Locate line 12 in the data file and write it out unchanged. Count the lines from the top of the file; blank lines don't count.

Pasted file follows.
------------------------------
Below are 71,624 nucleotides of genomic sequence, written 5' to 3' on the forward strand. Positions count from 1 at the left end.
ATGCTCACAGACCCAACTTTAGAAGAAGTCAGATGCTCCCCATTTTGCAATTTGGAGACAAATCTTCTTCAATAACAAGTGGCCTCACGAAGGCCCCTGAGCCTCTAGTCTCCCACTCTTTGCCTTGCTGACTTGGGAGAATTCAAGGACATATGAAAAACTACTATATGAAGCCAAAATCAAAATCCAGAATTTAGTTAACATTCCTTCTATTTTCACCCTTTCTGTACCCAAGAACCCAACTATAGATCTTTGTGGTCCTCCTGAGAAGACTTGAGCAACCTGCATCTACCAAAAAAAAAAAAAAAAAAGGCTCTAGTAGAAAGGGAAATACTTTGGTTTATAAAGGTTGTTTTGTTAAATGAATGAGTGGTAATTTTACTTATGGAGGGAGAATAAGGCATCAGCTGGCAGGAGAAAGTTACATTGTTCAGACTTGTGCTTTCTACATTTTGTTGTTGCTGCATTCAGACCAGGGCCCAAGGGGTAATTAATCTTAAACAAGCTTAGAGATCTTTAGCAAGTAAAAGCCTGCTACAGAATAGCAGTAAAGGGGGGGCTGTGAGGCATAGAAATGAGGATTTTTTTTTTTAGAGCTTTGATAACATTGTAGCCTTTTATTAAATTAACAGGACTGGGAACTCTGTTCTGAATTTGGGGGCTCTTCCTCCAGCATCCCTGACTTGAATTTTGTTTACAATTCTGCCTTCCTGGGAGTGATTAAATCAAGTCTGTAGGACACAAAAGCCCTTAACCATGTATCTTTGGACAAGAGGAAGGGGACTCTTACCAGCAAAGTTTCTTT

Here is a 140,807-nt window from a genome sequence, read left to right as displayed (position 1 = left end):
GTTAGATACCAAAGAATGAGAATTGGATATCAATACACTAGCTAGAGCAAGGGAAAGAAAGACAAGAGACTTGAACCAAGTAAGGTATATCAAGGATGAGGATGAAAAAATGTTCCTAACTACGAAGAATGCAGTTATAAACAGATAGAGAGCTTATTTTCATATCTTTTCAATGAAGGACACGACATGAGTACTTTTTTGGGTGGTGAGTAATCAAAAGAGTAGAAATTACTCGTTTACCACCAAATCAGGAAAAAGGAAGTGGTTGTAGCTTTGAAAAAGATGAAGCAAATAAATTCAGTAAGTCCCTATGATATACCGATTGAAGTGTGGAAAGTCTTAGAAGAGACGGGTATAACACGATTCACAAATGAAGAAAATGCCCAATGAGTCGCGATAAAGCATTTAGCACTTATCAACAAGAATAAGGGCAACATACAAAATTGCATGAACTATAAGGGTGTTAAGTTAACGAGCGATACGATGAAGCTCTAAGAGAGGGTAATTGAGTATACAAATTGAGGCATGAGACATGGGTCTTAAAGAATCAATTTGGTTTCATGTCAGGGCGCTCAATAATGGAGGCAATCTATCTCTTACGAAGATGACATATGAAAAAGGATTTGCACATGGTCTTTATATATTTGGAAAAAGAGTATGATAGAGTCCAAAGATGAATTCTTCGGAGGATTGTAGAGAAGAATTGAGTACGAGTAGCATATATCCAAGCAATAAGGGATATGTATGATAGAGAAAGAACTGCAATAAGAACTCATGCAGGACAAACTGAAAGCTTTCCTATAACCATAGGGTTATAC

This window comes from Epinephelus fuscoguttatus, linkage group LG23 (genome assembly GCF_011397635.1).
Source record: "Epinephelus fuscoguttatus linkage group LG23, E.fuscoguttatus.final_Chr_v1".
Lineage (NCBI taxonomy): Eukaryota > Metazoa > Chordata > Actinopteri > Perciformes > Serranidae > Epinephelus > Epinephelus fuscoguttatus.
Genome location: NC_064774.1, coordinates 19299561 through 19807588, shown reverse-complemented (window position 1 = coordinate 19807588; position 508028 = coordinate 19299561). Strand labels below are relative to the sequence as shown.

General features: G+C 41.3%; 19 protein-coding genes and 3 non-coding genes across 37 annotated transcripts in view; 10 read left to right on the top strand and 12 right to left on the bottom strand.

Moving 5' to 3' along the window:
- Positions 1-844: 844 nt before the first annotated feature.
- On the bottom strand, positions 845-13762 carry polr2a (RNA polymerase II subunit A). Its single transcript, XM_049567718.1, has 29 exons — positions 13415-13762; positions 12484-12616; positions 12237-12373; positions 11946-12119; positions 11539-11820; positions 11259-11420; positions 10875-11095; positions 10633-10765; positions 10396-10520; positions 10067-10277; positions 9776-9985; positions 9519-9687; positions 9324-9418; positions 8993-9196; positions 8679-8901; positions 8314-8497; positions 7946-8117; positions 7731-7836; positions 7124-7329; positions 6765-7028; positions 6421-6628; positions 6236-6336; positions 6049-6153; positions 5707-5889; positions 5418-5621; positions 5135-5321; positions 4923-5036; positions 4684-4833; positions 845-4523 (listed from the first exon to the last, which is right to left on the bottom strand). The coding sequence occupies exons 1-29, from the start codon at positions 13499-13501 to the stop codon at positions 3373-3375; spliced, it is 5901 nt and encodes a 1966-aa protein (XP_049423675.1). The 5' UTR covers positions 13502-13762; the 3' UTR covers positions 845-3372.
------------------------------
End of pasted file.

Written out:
- On the bottom strand, positions 845-13762 carry polr2a (RNA polymerase II subunit A). Its single transcript, XM_049567718.1, has 29 exons — positions 13415-13762; positions 12484-12616; positions 12237-12373; positions 11946-12119; positions 11539-11820; positions 11259-11420; positions 10875-11095; positions 10633-10765; positions 10396-10520; positions 10067-10277; positions 9776-9985; positions 9519-9687; positions 9324-9418; positions 8993-9196; positions 8679-8901; positions 8314-8497; positions 7946-8117; positions 7731-7836; positions 7124-7329; positions 6765-7028; positions 6421-6628; positions 6236-6336; positions 6049-6153; positions 5707-5889; positions 5418-5621; positions 5135-5321; positions 4923-5036; positions 4684-4833; positions 845-4523 (listed from the first exon to the last, which is right to left on the bottom strand). The coding sequence occupies exons 1-29, from the start codon at positions 13499-13501 to the stop codon at positions 3373-3375; spliced, it is 5901 nt and encodes a 1966-aa protein (XP_049423675.1). The 5' UTR covers positions 13502-13762; the 3' UTR covers positions 845-3372.